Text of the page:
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At Job Interviews, What You Don’t Say Matters To Recruiters

The recruitment and selection process can be complicated and confusing. For many job seekers, the term recruitment conveys strong emotions. Controlling your emotions when participating in a recruitment campaign can heavily impact on your chances of success.

The recruitment and selection process can be complicated and confusing. For many job seekers, the term recruitment conveys strong emotions. Controlling your emotions when participating in a recruitment campaign can heavily impact on your chances of success.

When it comes to trying to find a job, the majority of job seekers focus on the things they say and present so that they can make an impression on recruiters and employers (resumes, cover letters and responses at interviews).

However, what many Job Seekers don’t understand is that their performances at job interviews and other recruitment assessments can be affected by non-verbal communication.

Studies suggest that 70% to 80% of the meaning in a message is communicated non-verbally.

The way in which Job Seekers behave, as well as their attitude, can heavily influence the decisions recruiters make. Remember, when recruiters undertake recruitment campaigns, they not only record the information job seekers present, but also how they behave.

Non-verbal signals have a profound influence at job interviews, recruitment assessment centres and other recruitment assessments. They can indicate levels of engagement, distraction and boredom.

What might your body being saying to others at recruitment assessments?

The following are four non-verbal signals, as observed by Jeffrey Kudisch, that recruiters look for and observe when participating in interviews and other recruitment assessments.

Facial Expressions: Simple gestures such as smiling convey interpersonal warmth, empathy and friendliness. A genuine smile expresses interest and happiness. But a nervous smile or one that lacks authenticity can undermine interactions with potential employers and recruiters. Stoic facial expressions can also convey disinterest. Flushed cheeks could convey nervousness or limited self-confidence.

Keep in mind that smiling may have different meanings across cultures. For example, research suggests that Koreans rarely smile, while Japanese use smiles to convey a wide range of emotions – from happiness to sadness to disagreement.

Eye Contact: Maintaining good eye contact, especially at job interviews, helps connect with people and is important when networking with recruiters. Limited eye contact, shifting eyes, smirks, rapid blinking and squinting might convey that you’re being dishonest or phony. And squinting accompanied with a furrowed brow conveys distress or discomfort.

Hand Gestures: Hand gestures can accentuate speech and emphasize key points. According to Joe Navarro, author, ex-FBI agent and expert in nonverbal behaviour, some gestures – such as touching your fingertips together like a steeple – can convey confidence, thoughtfulness and focus. Former President Bill Clinton often used this hand movement. Interlaced hands with thumbs up also demonstrates confidence. However, too many gestures can be distracting and will definitely turn off recruiters. Rubbing hands together, cracking your knuckles or fiddling with your pen or jewellery can convey insecurity or discomfort.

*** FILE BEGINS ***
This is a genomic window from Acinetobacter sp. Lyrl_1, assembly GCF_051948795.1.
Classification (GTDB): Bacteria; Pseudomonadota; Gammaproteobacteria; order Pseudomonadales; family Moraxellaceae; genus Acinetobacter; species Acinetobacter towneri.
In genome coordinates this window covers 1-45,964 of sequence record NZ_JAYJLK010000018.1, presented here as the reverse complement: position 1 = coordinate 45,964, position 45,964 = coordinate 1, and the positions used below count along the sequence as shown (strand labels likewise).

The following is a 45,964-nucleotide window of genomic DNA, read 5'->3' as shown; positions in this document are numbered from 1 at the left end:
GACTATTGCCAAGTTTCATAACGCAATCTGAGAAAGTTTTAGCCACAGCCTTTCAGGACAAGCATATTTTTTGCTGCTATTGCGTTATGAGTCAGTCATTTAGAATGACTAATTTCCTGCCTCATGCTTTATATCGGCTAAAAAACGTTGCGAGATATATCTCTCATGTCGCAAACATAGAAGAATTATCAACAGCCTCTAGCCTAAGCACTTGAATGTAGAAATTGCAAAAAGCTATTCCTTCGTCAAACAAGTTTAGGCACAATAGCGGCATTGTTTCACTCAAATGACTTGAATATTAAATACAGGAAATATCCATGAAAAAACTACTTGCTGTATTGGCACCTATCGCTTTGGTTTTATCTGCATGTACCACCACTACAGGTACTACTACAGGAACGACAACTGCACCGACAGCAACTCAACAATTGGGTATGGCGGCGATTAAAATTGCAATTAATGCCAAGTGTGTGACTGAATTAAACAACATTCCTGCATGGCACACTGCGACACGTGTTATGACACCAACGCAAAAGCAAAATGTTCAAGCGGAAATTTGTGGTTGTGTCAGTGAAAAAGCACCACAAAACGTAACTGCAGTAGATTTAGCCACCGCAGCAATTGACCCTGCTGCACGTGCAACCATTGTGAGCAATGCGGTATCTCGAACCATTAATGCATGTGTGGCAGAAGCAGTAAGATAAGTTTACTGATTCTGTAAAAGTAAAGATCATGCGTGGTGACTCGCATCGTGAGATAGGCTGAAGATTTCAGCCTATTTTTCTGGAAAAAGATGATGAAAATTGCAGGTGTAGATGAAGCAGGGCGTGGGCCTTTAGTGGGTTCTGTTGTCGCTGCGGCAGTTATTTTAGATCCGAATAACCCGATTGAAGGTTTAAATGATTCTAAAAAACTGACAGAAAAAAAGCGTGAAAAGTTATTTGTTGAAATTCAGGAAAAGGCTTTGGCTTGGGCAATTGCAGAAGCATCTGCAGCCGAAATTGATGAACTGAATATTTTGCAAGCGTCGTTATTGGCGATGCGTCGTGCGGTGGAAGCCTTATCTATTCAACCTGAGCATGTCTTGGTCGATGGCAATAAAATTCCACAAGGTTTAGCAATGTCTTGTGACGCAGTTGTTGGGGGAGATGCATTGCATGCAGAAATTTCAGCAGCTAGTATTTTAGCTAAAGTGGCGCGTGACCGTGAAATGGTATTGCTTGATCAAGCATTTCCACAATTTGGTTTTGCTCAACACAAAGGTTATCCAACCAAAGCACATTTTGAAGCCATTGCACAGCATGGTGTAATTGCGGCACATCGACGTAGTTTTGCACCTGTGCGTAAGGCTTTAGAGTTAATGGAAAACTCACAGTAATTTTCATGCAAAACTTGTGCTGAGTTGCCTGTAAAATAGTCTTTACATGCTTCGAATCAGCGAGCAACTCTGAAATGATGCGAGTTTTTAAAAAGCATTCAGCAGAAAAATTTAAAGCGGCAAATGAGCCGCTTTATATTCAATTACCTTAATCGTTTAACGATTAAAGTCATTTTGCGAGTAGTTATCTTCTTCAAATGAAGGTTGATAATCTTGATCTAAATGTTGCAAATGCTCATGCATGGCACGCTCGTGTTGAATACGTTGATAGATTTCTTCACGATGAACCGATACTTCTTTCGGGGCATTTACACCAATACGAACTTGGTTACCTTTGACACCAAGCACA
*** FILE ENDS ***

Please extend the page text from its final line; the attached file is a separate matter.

Body Posture: At recruitment assessment centres, body posture can also enhance or undermine your performance. Sitting and standing upright and in a relaxed manner projects self-confidence, and leaning toward a person shows interest. Job seekers should try to put their hands in their lap or on the armrest of a chair at job interviews. At job interviews (if possible), try to stay in close proximity to the interviewer without getting so close that you’re seen as aggressive. Don’t be too rigid in your posture – that can project nervousness. But slouching or leaning backwards can indicate disinterest or lack of confidence, and folding arms can be interpreted as a sign of defensiveness.

At recruitment assessment centres, never stand with your arms folded. Recruitment assessment centres are meant to demonstrate to recruiters your interpersonal skills. Folding your arms only demonstrates that you are nervous and defensive.

Conclusion

Whether you’re participating in job interviews, career fairs or recruitment assessments, remember that first impressions are lasting ones. Think about those messages you’re saying just through your body language, and make every effort possible to improve your chances of becoming the preferred candidate.

Don’t be scared or intimidated by the term recruitment and job hunting. Recruiters only want to observe you qualities, skills and if you can perform the tasks of the position.

When participating in interviews, recruitment assessment centres or any other form of recruitment assessments, I always coach job seekers to act natural. RememberFeature Articles, Just be your-self and focus on selling your strong points.

Source: Free Articles from ArticlesFactory.com

ABOUT THE AUTHOR


The author, Andrew Puhanic, has over 7 years’ experience working within the field of recruitment for both public and private sector organisations. Andrew has worked for small to medium enterprises, labour hire firms and government sector agencies. Andrew also has coached Job Seekers, employers and employees on recruitment fundamentals and techniques.



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